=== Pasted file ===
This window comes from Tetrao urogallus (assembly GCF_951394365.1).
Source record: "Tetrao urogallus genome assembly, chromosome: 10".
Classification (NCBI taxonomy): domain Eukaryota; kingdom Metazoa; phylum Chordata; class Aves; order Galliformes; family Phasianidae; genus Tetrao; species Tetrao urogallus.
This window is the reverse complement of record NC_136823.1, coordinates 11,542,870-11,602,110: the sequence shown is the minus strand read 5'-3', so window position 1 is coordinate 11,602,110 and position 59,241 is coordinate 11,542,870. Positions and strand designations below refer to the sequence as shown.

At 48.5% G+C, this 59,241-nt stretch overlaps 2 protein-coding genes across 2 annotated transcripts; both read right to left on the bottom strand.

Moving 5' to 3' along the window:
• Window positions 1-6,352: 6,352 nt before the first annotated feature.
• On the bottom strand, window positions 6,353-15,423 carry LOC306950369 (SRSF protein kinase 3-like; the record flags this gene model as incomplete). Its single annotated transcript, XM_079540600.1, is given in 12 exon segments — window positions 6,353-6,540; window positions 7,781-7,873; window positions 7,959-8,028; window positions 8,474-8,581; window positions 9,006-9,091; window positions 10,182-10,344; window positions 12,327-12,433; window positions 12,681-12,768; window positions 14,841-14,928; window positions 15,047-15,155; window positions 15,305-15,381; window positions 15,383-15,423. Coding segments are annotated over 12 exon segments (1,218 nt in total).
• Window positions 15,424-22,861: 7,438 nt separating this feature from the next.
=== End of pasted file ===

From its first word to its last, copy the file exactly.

This window comes from Tetrao urogallus (assembly GCF_951394365.1).
Source record: "Tetrao urogallus genome assembly, chromosome: 10".
Classification (NCBI taxonomy): domain Eukaryota; kingdom Metazoa; phylum Chordata; class Aves; order Galliformes; family Phasianidae; genus Tetrao; species Tetrao urogallus.
This window is the reverse complement of record NC_136823.1, coordinates 11,542,870-11,602,110: the sequence shown is the minus strand read 5'-3', so window position 1 is coordinate 11,602,110 and position 59,241 is coordinate 11,542,870. Positions and strand designations below refer to the sequence as shown.

At 48.5% G+C, this 59,241-nt stretch overlaps 2 protein-coding genes across 2 annotated transcripts; both read right to left on the bottom strand.

Moving 5' to 3' along the window:
• Window positions 1-6,352: 6,352 nt before the first annotated feature.
• On the bottom strand, window positions 6,353-15,423 carry LOC306950369 (SRSF protein kinase 3-like; the record flags this gene model as incomplete). Its single annotated transcript, XM_079540600.1, is given in 12 exon segments — window positions 6,353-6,540; window positions 7,781-7,873; window positions 7,959-8,028; window positions 8,474-8,581; window positions 9,006-9,091; window positions 10,182-10,344; window positions 12,327-12,433; window positions 12,681-12,768; window positions 14,841-14,928; window positions 15,047-15,155; window positions 15,305-15,381; window positions 15,383-15,423. Coding segments are annotated over 12 exon segments (1,218 nt in total).
• Window positions 15,424-22,861: 7,438 nt separating this feature from the next.